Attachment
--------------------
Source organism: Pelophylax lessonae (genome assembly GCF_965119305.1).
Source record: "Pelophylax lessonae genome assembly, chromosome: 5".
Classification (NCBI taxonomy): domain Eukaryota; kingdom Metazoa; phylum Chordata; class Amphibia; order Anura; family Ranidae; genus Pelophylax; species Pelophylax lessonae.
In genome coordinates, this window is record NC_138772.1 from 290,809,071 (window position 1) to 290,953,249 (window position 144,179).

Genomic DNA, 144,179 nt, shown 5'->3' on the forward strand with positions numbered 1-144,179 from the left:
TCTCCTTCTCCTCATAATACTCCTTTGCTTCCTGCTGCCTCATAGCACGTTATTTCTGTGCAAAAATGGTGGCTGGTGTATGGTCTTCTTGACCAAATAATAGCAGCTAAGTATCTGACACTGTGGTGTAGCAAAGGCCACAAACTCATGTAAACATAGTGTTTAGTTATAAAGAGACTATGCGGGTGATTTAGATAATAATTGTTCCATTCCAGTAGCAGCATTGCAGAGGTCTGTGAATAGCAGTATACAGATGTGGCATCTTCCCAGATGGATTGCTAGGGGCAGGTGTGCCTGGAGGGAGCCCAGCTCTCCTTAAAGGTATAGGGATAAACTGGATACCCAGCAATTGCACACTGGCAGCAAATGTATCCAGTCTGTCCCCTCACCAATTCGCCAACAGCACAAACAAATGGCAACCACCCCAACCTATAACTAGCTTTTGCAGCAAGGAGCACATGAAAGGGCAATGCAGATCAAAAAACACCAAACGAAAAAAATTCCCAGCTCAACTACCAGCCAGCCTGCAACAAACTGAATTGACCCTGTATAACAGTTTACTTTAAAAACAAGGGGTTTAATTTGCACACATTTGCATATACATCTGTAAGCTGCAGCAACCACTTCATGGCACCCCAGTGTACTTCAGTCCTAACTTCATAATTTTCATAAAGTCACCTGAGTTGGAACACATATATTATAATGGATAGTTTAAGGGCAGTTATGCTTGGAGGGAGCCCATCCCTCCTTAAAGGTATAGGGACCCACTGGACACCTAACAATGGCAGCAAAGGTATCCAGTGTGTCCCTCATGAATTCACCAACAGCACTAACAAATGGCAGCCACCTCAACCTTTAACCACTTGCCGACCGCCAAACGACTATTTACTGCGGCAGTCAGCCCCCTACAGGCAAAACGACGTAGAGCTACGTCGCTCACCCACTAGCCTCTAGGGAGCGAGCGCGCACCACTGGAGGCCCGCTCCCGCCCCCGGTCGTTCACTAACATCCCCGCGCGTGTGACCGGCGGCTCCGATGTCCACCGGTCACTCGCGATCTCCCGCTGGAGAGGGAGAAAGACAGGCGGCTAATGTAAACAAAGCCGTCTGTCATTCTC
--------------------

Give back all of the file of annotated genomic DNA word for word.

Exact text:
Source organism: Pelophylax lessonae (genome assembly GCF_965119305.1).
Source record: "Pelophylax lessonae genome assembly, chromosome: 5".
Classification (NCBI taxonomy): domain Eukaryota; kingdom Metazoa; phylum Chordata; class Amphibia; order Anura; family Ranidae; genus Pelophylax; species Pelophylax lessonae.
In genome coordinates, this window is record NC_138772.1 from 290,809,071 (window position 1) to 290,953,249 (window position 144,179).

Genomic DNA, 144,179 nt, shown 5'->3' on the forward strand with positions numbered 1-144,179 from the left:
TCTCCTTCTCCTCATAATACTCCTTTGCTTCCTGCTGCCTCATAGCACGTTATTTCTGTGCAAAAATGGTGGCTGGTGTATGGTCTTCTTGACCAAATAATAGCAGCTAAGTATCTGACACTGTGGTGTAGCAAAGGCCACAAACTCATGTAAACATAGTGTTTAGTTATAAAGAGACTATGCGGGTGATTTAGATAATAATTGTTCCATTCCAGTAGCAGCATTGCAGAGGTCTGTGAATAGCAGTATACAGATGTGGCATCTTCCCAGATGGATTGCTAGGGGCAGGTGTGCCTGGAGGGAGCCCAGCTCTCCTTAAAGGTATAGGGATAAACTGGATACCCAGCAATTGCACACTGGCAGCAAATGTATCCAGTCTGTCCCCTCACCAATTCGCCAACAGCACAAACAAATGGCAACCACCCCAACCTATAACTAGCTTTTGCAGCAAGGAGCACATGAAAGGGCAATGCAGATCAAAAAACACCAAACGAAAAAAATTCCCAGCTCAACTACCAGCCAGCCTGCAACAAACTGAATTGACCCTGTATAACAGTTTACTTTAAAAACAAGGGGTTTAATTTGCACACATTTGCATATACATCTGTAAGCTGCAGCAACCACTTCATGGCACCCCAGTGTACTTCAGTCCTAACTTCATAATTTTCATAAAGTCACCTGAGTTGGAACACATATATTATAATGGATAGTTTAAGGGCAGTTATGCTTGGAGGGAGCCCATCCCTCCTTAAAGGTATAGGGACCCACTGGACACCTAACAATGGCAGCAAAGGTATCCAGTGTGTCCCTCATGAATTCACCAACAGCACTAACAAATGGCAGCCACCTCAACCTTTAACCACTTGCCGACCGCCAAACGACTATTTACTGCGGCAGTCAGCCCCCTACAGGCAAAACGACGTAGAGCTACGTCGCTCACCCACTAGCCTCTAGGGAGCGAGCGCGCACCACTGGAGGCCCGCTCCCGCCCCCGGTCGTTCACTAACATCCCCGCGCGTGTGACCGGCGGCTCCGATGTCCACCGGTCACTCGCGATCTCCCGCTGGAGAGGGAGAAAGACAGGCGGCTAATGTAAACAAAGCCGTCTGTCATTCTC